So far, he has designed 23 apartment buildings in Manchester, which alone create 6,500 new homes.
“This is the capital of the Northern Powerhouse in my mind and it needs to be reinforced in that way,” reflects Ian while he looks at Manchester from one of the skyscrapers he has helped to create. “That sort of intensity, that’s what I would like to see and tall buildings and mid-scale buildings all play their role in that.”
Find out more
Manctopia: Billion Pound Property Boom on Tuesday 8 September at 21:00 on BBC Two and afterwards on BBC iPlayer.
Twenty minutes’ walk from the West Tower, in Manchester’s red light district, developer Tim Heatley is converting a Victorian mill into apartments. Rather than “build to rent” properties for an investor, like at the West Tower, Tim’s strategy is to sell to individual owner occupiers at a premium.
“In the past, we were trying to create new neighbourhoods within a city and people will pay for that,” explains Tim. He adds: “That’s our big gamble, really. That people will value that community over everything else.”
One person who’s bought into Tim’s vision is first time buyer Joe Parker, who is moving up from London. His excitement is obvious. “It’s great,” says Joe admiring the exposed brick walls and the mill windows in the spacious living area.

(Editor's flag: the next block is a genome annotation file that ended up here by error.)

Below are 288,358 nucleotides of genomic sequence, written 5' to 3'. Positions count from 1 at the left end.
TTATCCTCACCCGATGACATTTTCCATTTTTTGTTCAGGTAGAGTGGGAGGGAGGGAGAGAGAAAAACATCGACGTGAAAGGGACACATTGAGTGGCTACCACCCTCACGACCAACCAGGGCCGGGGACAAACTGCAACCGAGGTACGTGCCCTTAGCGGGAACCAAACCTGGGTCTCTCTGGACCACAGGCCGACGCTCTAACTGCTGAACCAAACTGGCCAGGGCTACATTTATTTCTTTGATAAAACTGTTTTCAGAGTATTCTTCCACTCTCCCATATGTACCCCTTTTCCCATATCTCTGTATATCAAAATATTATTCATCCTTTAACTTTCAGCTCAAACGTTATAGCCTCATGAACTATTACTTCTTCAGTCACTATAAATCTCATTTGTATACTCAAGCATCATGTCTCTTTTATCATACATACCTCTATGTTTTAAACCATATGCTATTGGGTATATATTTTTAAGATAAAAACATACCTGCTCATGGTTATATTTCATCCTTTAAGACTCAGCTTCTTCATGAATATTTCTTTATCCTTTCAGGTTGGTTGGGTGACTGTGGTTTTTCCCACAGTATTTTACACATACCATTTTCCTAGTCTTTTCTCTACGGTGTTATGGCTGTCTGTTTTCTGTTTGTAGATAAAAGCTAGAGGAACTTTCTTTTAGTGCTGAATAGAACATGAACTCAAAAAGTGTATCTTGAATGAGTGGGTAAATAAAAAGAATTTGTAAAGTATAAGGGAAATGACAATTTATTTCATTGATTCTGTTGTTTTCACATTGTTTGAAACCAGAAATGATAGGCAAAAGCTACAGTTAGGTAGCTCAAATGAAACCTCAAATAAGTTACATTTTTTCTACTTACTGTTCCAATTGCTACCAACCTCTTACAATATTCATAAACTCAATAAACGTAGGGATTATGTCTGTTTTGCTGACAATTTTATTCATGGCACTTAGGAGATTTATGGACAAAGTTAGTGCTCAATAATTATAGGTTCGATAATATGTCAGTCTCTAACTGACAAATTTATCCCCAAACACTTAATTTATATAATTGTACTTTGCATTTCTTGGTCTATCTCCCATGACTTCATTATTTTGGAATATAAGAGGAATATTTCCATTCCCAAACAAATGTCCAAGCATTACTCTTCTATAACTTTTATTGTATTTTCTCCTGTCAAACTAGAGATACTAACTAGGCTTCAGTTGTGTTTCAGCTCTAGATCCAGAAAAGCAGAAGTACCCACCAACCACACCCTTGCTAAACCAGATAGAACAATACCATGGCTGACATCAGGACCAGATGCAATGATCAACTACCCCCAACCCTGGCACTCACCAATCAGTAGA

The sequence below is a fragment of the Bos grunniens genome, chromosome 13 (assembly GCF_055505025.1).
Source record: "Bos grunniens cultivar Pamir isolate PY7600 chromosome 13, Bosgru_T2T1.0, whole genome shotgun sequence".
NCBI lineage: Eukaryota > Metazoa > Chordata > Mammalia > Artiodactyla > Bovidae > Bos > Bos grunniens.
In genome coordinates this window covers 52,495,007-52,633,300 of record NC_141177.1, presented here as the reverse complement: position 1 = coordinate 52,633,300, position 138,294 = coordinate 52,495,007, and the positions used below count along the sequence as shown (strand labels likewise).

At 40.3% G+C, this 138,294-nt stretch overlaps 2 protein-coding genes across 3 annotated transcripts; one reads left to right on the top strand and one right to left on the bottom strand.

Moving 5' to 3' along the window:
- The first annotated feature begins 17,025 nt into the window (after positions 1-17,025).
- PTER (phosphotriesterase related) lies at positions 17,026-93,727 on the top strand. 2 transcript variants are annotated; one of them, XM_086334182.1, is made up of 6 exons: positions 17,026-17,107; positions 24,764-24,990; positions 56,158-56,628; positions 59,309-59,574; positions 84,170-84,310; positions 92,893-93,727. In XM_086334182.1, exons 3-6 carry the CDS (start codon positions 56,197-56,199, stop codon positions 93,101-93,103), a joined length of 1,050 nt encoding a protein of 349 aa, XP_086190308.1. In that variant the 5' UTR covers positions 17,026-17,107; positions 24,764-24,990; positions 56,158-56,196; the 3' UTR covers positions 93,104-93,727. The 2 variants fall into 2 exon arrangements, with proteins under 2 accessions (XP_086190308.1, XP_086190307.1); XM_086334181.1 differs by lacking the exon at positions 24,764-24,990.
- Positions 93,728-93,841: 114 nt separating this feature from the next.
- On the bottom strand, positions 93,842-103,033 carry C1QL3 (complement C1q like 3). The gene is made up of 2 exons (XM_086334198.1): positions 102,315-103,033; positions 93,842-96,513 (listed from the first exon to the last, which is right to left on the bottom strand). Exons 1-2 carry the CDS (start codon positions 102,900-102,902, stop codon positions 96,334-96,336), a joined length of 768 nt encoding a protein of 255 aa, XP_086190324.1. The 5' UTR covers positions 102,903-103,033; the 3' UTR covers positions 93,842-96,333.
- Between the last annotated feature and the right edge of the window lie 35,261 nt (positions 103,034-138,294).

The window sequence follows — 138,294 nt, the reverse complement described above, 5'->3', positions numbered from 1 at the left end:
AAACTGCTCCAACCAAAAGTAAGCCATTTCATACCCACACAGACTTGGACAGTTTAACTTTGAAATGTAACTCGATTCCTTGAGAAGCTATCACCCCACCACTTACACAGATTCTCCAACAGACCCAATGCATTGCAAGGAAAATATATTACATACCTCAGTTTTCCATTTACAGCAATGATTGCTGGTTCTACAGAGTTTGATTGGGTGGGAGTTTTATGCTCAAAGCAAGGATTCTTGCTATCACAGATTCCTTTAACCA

The marketing and communications manager bought one of the 126 mill apartments for £350,000 off-plan, before it was built. This is the first time he has seen his new home.
“I lived in London. It was like £1,000 a month and I just thought: ‘Why am I doing that?’ I mean, I work in London, but I’m lucky enough to work for a flexible working company that looks after people so I thought: ‘I’ve always fancied Manchester and it’s got places like this.'”
‘They assume we all live in dumps’
By February 2020, Anne was still waiting to find out whether her home could be coming down.
One of her neighbours, Donna Liley, decided to attend a community engagement meeting, hoping to get some answers. Donna’s family was one of the first to move into the area in the 70s.
Her father couldn’t think about leaving this community without getting emotional. “That’s another thing they assume when you live in Collyhurst, that we all live in dumps,” says Donna.
Attending the consultation event alongside Donna was her aunt Anne Wood. She has lived in the neighbourhood for almost 50 years.
From the streets of her estate, and staring at the skyscrapers crowding Manchester’s city centre, she complains: “Look at it, what’s nice about all that lot? Nothing. I wouldn’t go in a flat. I would not. I’m frightened to death of them.”